Genetics & Hearing Loss: What You Should Know

There are many possible factors that can contribute to hearing loss, including both genetic and environmental ones. Genes carry instructions for our cells, telling them how to grow and how to function. Many genes work together to help us hear, but they don’t always do so in an expected manner. When this happens, it is called a genetic mutation.

How Common Is Genetic Hearing Loss? 

The CDC reports that approximately 50-60% of babies born with hearing loss are due to genetic causes. Of these, roughly 30% are syndromic, meaning they have other accompanying symptoms, while 70% are non-syndromic, meaning there are no other associated symptoms.

Non-Syndromic Hearing Loss

Non-syndromic cases of hearing loss are categorized based on how they are inherited.

  • Autosomal dominant means a mutated gene is inherited from one parent who may or may not have hearing loss. There are more than 30 genes that have been linked to autosomal dominant hearing loss.
  • Autosomal recessive means the hearing loss is caused by an inherited mutated gene from each parent, likely neither of whom have hearing loss themselves. This is the most common cause of non-syndromic hearing loss, and there are 60 known genes that can cause it.
  • X-linked hearing loss means a mutated gene on the X chromosome is passed from the mother to her son. Four X chromosome genes have been linked to this type.
  • Mitochondrial hearing loss is caused by DNA mutations. Very few mutations that cause mitochondrial hearing loss have been identified.

Syndromic Hearing Loss

There are more than 400 genetic syndromes that list hearing loss as a possible symptom. Causes may be autosomal dominant, autosomal recessive, X-linked or mitochondrial. A couple syndromes commonly linked to hearing loss include:

  • Usher syndrome, the most common syndrome caused by autosomal recessive gene mutations, is associated with hearing loss and vision loss. There are three subtypes of Usher syndrome, each associated with different types of hearing problems.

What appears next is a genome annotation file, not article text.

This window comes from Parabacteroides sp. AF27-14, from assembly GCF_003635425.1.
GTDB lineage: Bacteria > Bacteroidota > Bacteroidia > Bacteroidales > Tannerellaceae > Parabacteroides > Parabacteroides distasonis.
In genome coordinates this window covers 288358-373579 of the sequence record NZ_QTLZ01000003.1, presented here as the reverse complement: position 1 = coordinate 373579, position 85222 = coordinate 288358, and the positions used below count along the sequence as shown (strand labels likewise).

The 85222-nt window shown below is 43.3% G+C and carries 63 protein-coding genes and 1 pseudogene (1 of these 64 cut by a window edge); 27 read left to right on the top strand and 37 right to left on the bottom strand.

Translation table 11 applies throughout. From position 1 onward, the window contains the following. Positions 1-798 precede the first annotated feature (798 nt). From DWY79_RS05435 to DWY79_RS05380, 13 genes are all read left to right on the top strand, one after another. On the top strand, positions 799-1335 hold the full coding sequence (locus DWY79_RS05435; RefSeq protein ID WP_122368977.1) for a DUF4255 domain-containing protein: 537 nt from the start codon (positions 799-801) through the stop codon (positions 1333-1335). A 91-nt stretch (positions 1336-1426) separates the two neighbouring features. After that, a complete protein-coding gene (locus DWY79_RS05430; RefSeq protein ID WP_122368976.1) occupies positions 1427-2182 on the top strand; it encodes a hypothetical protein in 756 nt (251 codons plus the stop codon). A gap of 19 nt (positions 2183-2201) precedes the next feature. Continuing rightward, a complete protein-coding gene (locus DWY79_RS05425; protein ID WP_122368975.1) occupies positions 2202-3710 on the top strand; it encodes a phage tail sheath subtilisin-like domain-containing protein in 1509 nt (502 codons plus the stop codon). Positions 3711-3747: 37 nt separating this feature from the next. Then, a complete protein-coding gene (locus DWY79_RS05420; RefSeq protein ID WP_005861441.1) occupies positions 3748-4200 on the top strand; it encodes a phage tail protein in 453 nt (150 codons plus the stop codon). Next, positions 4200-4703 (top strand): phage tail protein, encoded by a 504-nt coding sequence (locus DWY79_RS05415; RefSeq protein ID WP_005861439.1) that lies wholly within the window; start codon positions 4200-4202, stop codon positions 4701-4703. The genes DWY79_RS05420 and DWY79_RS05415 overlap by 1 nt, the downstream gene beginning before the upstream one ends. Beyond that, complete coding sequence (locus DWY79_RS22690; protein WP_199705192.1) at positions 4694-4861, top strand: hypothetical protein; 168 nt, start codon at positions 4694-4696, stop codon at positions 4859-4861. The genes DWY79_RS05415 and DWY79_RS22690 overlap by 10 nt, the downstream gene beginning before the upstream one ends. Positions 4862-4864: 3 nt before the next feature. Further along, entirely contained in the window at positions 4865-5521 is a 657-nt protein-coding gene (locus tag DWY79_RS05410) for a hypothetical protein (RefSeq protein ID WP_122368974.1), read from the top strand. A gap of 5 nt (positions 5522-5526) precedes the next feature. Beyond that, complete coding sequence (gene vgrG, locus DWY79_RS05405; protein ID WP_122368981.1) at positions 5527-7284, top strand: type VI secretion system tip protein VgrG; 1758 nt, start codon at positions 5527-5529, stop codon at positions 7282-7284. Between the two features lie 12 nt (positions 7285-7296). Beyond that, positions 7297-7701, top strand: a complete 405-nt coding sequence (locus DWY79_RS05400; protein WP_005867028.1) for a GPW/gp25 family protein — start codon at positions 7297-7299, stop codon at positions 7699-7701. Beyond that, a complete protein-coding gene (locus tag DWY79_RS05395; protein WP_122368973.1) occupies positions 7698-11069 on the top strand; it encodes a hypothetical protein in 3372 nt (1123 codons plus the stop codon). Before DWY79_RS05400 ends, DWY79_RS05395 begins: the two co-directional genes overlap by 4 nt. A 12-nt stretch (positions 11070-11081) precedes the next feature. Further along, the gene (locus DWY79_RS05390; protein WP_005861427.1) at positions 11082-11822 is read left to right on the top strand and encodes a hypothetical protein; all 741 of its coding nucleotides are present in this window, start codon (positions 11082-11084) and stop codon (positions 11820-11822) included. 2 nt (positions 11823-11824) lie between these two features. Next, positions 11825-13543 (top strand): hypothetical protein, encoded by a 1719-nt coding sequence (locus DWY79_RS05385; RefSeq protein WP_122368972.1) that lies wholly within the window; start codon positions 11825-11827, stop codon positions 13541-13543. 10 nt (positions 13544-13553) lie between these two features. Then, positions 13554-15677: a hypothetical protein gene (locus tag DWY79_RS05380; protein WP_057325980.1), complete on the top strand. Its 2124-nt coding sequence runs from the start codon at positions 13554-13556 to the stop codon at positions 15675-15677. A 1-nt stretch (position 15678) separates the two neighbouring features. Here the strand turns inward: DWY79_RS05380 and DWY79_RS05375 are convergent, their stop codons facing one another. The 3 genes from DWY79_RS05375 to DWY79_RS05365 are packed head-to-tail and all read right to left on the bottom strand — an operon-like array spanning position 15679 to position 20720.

• Wardenburg syndrome, the most common type of autosomal dominant syndromic hearing loss, can cause sensorineural hearing loss in one or both ears, variations in pigment, fused eyebrows, widely spaced eyes, high nasal bridge and under-developed nose tip.

Consult with the Hearing Experts at Kenwood Hearing Center

If you or a loved one would like to get your hearing checked, we would be happy to help. Please contact us via our website in order to schedule an appointment with one of our experienced hearing care professionals.

Speak with a Specialist

Ready to start your journey to better hearing? Let our hearing care professionals find the right solution for you.

Schedule an Appointment

© 2024 Kenwood Hearing Center . All right reserved. | Privacy Policy

The purpose of this hearing assessment and/or demonstration is for hearing wellness to determine if the client(s) may benefit from using hearing aids. Products demonstrated may differ from products sold. Test conclusion may not be a medical diagnosis. The use of any hearing aid may not fully restore normal hearing and does not prevent future hearing loss. Testing is to evaluate your hearing wellness, which may include selling and fitting hearing aids. Hearing instruments may not meet the needs of all hearing-impaired individuals. One offer per customer. Insurance benefit, including Managed Care or federal reimbursements, cannot be combined with any of our promotional offers, coupons or discounts. Other terms may apply. See office for details.